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Coast Guard removes page telling workers garage sales can help survive government shutdown

Coast Guard Petty Officer 1st Class William Dube, a basic aircrewman trainee for the HC-130J Super Hercules, boards the aircraft to prepare for a training flight in Kodiak, Alaska, Sept. 6, 2018. Since the Super Hercules arrived to Kodiak, training flights are being conducted to ensure all Hercules personnel will get qualified in their respective aircrew position. (Petty Officer 1st Class Charly Hengen/U.S. Coast Guard)
January 10, 2019

The U.S. Coast Guard says it has removed a tip sheet that directed employees to hold garage sales and start babysitting to survive the partial government shutdown that has left thousands of members without pay.

The five-page tip sheet titled “managing your finances during a furlough” was first reported by the Washington Post and includes other suggestions for Coast Guard employees, including tutoring, turning “your hobby into income” and becoming a mystery shopper at grocery stores to supplement income.

The sheet was part of the Coast Guard’s support program, which offers assistance to employees needing help with counseling, legal services and mental health. It was taken down Wednesday evening.

“The information in this document does not reflect the Coast Guard’s current efforts to support its workforce during the lapse,” Coast Guard spokesman Chad Saylor told USA TODAY. “It has been removed from the CG Support website.”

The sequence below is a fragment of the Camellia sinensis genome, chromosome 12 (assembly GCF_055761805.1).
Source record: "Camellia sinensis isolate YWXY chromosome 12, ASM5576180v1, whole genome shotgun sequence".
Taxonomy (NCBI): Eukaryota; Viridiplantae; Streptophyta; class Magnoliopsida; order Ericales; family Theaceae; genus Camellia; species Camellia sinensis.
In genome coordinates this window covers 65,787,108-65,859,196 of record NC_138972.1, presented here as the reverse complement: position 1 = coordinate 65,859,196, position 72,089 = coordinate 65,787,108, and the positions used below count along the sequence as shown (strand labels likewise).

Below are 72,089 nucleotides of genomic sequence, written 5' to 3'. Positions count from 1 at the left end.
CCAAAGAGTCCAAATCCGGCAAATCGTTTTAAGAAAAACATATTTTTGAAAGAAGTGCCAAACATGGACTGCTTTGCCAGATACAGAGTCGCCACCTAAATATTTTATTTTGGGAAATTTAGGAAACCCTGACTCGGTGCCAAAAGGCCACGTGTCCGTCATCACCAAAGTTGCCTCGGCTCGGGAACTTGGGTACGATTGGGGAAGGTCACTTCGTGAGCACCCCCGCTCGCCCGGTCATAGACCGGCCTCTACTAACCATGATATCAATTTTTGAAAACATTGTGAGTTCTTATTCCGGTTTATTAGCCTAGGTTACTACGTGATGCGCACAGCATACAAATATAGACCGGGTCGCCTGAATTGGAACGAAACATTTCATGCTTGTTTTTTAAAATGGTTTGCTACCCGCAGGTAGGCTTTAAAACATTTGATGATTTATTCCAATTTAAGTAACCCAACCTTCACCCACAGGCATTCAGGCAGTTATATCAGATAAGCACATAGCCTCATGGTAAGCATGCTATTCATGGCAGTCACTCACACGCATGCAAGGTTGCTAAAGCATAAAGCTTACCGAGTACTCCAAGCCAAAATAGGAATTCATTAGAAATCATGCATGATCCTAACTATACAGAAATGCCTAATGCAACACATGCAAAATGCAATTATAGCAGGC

The tip sheet offers a seven-step program for employees of the Coast Guard, which is run under the Department of Homeland Security, unlike other branches of the military.

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It offers a plan for employees who are furloughed, meaning a temporary unpaid leave that’s typical during a government shutdown like the current 19-day shutdown due to an impasse over $5.7 billion requested by President Donald Trump for a wall along the southern U.S. border. The sheet was geared toward the Coast Guard’s civilian workforce, which the Post notes has 8,500 employees that are currently being furloughed.

About 41,000 active Coast Guard members are also working without pay, the Post reported, noting their next paycheck is Jan. 15.

The sheet told employees to find out more about a furlough, examine their expenses then start cutting back on expenses to survive without pay. Step four in the sheet lists ways to supplement income.

“Finding supplemental income during your furlough period might be challenging, but here are a few ideas for adding income,” the sheet notes, listing garage sales and babysitting.

The sheet then tells employees to be honest with landlords and creditors about their situation and avoid relying on credit cards to get them through, noting large interest rates.

The Coast Guard, in its last tip, urges employees to seek help with finding a new job or getting help through a temporary furlough. The last option, the Coast Guard notes, could be declaring bankruptcy.

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© 2019 USA Today

Distributed by Tribune Content Agency, LLC.